Edit: Ah! I'd missed the bit about not telling the mortgagor in the OP. There would indeed be consideration in that case. So was it a deed of gift? or a deed of trust?

Edit 2: I now see that it was a gift of trust! I do agree with MBK, that if there was any mortgage on the property, then there is consideration and there is then the small matter of an SDLT Return that should have been filed by 6 May 2011, penalties for late filing, as well as any SDLT liability and the interest thereon.

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04th Feb 2013 13:24

I have often wondered in these cases, if the property has a mortgage, how can you give, say 50% away if you have, say a 75% mortgage.  You only own 25%, so how can you give away 50%.

Presumably you must tell the lender if you do this.  As the lender would not agreee to you giving away 50% if you only own 25%, then it would be ineffective for the mortgage.

I have seen this type of question asked again and again, and I have not seen a real authoritive answer.

Is anyone able to point to the legislation on this?

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Nemo dat quod non habet

I believe, that as a matter of common law, you can only give something to someone on the terms that you hold it.  So when you give the 50% of the property, you give it subject to the 75% mortgage.  The donor holds the donated property on the same terms that you held it.

For SDLT purposes, the legislation in paragraphs 8(1A) and 8(1B) of Schedule 4 to FA 2003 makes sure that this is the case for SDLT purposes.

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04th Feb 2013 14:52

Can you back date a gift?

What event happened on 6 April 2011 that constituted the gifting that the 2 February 2012 Deed says it is recording.

If nothing actually happened on 6 April 2011 there couldn't have been a gift on that date.

At most there might be a gift of the property from 2 February 2012 but, given that the Deed does not say there was a gift of the property on that date, there may not be any gift at all.

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I read about a man today...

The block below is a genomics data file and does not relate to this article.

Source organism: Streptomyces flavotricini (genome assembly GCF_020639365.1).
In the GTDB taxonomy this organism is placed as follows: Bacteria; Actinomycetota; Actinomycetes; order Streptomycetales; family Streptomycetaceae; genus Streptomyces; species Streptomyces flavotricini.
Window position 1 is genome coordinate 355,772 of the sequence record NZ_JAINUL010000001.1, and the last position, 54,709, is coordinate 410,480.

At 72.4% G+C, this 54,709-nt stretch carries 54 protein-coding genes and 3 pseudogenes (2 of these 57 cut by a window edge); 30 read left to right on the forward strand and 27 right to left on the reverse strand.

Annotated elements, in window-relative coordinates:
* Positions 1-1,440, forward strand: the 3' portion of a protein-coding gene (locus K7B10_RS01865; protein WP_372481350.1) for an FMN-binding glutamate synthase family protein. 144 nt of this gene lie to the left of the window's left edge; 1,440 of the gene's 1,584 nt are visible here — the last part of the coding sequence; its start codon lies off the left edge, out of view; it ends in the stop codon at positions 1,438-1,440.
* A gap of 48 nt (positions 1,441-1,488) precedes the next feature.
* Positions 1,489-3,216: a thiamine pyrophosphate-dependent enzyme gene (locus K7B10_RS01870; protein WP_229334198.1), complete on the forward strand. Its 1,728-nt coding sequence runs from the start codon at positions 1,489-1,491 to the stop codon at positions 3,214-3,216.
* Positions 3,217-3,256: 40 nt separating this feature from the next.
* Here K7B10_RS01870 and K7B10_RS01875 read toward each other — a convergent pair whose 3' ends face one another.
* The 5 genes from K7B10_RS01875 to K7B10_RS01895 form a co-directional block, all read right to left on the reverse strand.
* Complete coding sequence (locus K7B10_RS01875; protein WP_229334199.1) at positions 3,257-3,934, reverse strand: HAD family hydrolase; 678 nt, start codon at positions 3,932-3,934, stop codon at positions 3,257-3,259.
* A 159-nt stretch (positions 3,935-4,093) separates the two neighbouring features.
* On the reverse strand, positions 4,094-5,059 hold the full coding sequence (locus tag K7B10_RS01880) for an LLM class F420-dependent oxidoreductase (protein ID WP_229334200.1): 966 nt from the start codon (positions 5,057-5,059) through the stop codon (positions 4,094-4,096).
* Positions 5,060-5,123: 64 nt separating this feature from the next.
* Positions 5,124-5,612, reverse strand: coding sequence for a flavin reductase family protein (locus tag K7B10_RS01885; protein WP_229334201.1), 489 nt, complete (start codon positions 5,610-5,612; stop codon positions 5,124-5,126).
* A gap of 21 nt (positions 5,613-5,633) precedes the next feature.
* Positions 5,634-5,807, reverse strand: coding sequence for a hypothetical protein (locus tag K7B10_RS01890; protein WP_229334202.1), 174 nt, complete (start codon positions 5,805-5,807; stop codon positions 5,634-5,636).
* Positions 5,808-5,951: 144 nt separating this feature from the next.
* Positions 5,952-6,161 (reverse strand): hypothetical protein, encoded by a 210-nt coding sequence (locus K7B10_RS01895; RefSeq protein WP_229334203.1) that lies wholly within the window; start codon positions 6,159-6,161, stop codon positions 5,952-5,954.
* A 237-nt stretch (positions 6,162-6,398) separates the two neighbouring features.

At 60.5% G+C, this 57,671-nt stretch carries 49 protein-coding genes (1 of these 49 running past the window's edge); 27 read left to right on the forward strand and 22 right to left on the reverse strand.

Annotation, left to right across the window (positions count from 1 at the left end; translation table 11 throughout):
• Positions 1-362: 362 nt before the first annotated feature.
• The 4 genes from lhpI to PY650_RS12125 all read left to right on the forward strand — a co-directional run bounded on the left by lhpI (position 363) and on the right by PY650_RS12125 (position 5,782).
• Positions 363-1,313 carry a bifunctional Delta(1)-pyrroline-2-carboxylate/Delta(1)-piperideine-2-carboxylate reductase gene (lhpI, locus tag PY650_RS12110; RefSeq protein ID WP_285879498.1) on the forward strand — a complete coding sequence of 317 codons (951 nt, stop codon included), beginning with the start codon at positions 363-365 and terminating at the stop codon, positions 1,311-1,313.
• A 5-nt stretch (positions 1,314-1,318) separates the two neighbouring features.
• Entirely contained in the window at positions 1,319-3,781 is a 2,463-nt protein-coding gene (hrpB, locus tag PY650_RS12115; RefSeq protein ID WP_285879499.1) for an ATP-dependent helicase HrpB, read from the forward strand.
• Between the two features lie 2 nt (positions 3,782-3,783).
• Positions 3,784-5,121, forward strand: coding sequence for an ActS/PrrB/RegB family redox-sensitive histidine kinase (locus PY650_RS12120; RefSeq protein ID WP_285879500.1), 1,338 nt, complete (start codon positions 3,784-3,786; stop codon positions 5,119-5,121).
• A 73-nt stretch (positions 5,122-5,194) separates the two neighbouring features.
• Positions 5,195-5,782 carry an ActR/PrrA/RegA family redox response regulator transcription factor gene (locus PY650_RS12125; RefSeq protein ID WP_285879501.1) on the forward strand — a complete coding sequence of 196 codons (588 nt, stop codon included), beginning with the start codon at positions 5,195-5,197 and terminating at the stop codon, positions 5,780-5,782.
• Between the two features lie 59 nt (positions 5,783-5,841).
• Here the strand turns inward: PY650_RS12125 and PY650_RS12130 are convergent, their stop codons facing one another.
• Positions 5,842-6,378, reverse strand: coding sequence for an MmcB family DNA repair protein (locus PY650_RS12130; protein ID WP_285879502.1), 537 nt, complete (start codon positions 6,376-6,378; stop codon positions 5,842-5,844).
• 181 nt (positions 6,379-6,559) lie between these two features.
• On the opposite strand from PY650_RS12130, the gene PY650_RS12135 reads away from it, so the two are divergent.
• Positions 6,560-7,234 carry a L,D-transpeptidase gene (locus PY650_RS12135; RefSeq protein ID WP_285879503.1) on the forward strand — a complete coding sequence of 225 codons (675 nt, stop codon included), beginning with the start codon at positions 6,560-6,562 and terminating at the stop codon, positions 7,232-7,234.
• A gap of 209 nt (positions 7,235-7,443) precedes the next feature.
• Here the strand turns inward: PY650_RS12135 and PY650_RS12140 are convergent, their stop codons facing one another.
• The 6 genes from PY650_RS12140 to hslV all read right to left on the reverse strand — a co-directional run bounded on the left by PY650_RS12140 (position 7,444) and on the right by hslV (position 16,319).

... who gave his wife a good hiding a few years back.  She subsequently claimed to have been driving his car too fast when it was really him behind the wheel.

That particular gift has only just been documented, but nonetheless occurred in the past.

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By law man
06th Feb 2013 14:34

Secret gift of beneficial interest in house

The following is not comprehensive, but gives you a few ideas.

You should consider why the man (Husband) wishes to give the beneficial ownership of the house to Wife; and why H will not transfer the legal ownership as well. It seems suspicious.

I suspect stamp duty is payable, unless there is some exemption for gifts to spouses.

Consider implications for Capital Gains Tax: inter spouse gift with hold over?

I do not know if transfer of benefical interest has to be registered at HM Land Registry.

If the lender/ mortgagee does not consent to the transfer, then probably H is in breach of undertaking to the lender.

Outsider creditors will be protected in that the house will remain an asset of H available to his insolvency office holder for distribution to creditors.

W should receive separate independent advice on the transaction.

Take care of your own position. Do not rely on a 'financial adviser', tell H that you assume no duty of care in this matter, and say he should instruct a competent solicitor.